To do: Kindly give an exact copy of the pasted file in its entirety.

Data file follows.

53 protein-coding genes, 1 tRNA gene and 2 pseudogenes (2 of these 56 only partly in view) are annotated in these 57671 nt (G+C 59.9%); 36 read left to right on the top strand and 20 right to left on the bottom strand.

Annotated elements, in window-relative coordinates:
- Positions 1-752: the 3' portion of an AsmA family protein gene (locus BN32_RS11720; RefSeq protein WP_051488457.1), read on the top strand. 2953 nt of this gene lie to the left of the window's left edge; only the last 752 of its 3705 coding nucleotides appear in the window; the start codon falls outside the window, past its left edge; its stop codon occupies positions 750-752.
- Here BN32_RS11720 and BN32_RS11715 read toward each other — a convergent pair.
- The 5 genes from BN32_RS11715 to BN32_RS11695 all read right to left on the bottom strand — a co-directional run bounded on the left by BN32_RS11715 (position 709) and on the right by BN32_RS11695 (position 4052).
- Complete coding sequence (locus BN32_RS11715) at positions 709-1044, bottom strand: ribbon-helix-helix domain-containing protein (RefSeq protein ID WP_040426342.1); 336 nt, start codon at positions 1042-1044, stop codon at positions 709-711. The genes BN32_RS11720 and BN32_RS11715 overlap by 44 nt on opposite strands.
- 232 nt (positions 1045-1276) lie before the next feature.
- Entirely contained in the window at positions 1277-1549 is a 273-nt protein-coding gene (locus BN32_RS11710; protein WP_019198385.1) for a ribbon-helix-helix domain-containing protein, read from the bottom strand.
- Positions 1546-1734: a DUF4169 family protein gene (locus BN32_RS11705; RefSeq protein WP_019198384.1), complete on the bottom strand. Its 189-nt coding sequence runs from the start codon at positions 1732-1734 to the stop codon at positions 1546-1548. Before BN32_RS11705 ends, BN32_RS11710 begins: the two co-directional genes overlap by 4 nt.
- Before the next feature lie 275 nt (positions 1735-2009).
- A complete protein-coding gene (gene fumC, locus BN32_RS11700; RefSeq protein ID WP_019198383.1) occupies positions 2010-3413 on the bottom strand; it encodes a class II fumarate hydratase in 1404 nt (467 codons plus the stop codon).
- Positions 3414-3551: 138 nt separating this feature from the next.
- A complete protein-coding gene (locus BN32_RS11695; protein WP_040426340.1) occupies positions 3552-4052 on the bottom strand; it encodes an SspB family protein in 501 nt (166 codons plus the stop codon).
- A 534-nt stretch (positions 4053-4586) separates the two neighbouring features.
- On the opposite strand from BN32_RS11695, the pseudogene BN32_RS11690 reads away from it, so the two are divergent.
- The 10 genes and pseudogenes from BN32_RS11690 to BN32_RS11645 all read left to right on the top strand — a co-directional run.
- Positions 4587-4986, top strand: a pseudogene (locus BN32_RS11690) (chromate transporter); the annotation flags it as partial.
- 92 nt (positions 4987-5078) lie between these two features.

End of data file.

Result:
53 protein-coding genes, 1 tRNA gene and 2 pseudogenes (2 of these 56 only partly in view) are annotated in these 57671 nt (G+C 59.9%); 36 read left to right on the top strand and 20 right to left on the bottom strand.

Annotated elements, in window-relative coordinates:
- Positions 1-752: the 3' portion of an AsmA family protein gene (locus BN32_RS11720; RefSeq protein WP_051488457.1), read on the top strand. 2953 nt of this gene lie to the left of the window's left edge; only the last 752 of its 3705 coding nucleotides appear in the window; the start codon falls outside the window, past its left edge; its stop codon occupies positions 750-752.
- Here BN32_RS11720 and BN32_RS11715 read toward each other — a convergent pair.
- The 5 genes from BN32_RS11715 to BN32_RS11695 all read right to left on the bottom strand — a co-directional run bounded on the left by BN32_RS11715 (position 709) and on the right by BN32_RS11695 (position 4052).
- Complete coding sequence (locus BN32_RS11715) at positions 709-1044, bottom strand: ribbon-helix-helix domain-containing protein (RefSeq protein ID WP_040426342.1); 336 nt, start codon at positions 1042-1044, stop codon at positions 709-711. The genes BN32_RS11720 and BN32_RS11715 overlap by 44 nt on opposite strands.
- 232 nt (positions 1045-1276) lie before the next feature.
- Entirely contained in the window at positions 1277-1549 is a 273-nt protein-coding gene (locus BN32_RS11710; protein WP_019198385.1) for a ribbon-helix-helix domain-containing protein, read from the bottom strand.
- Positions 1546-1734: a DUF4169 family protein gene (locus BN32_RS11705; RefSeq protein WP_019198384.1), complete on the bottom strand. Its 189-nt coding sequence runs from the start codon at positions 1732-1734 to the stop codon at positions 1546-1548. Before BN32_RS11705 ends, BN32_RS11710 begins: the two co-directional genes overlap by 4 nt.
- Before the next feature lie 275 nt (positions 1735-2009).
- A complete protein-coding gene (gene fumC, locus BN32_RS11700; RefSeq protein ID WP_019198383.1) occupies positions 2010-3413 on the bottom strand; it encodes a class II fumarate hydratase in 1404 nt (467 codons plus the stop codon).
- Positions 3414-3551: 138 nt separating this feature from the next.
- A complete protein-coding gene (locus BN32_RS11695; protein WP_040426340.1) occupies positions 3552-4052 on the bottom strand; it encodes an SspB family protein in 501 nt (166 codons plus the stop codon).
- A 534-nt stretch (positions 4053-4586) separates the two neighbouring features.
- On the opposite strand from BN32_RS11695, the pseudogene BN32_RS11690 reads away from it, so the two are divergent.
- The 10 genes and pseudogenes from BN32_RS11690 to BN32_RS11645 all read left to right on the top strand — a co-directional run.
- Positions 4587-4986, top strand: a pseudogene (locus BN32_RS11690) (chromate transporter); the annotation flags it as partial.
- 92 nt (positions 4987-5078) lie between these two features.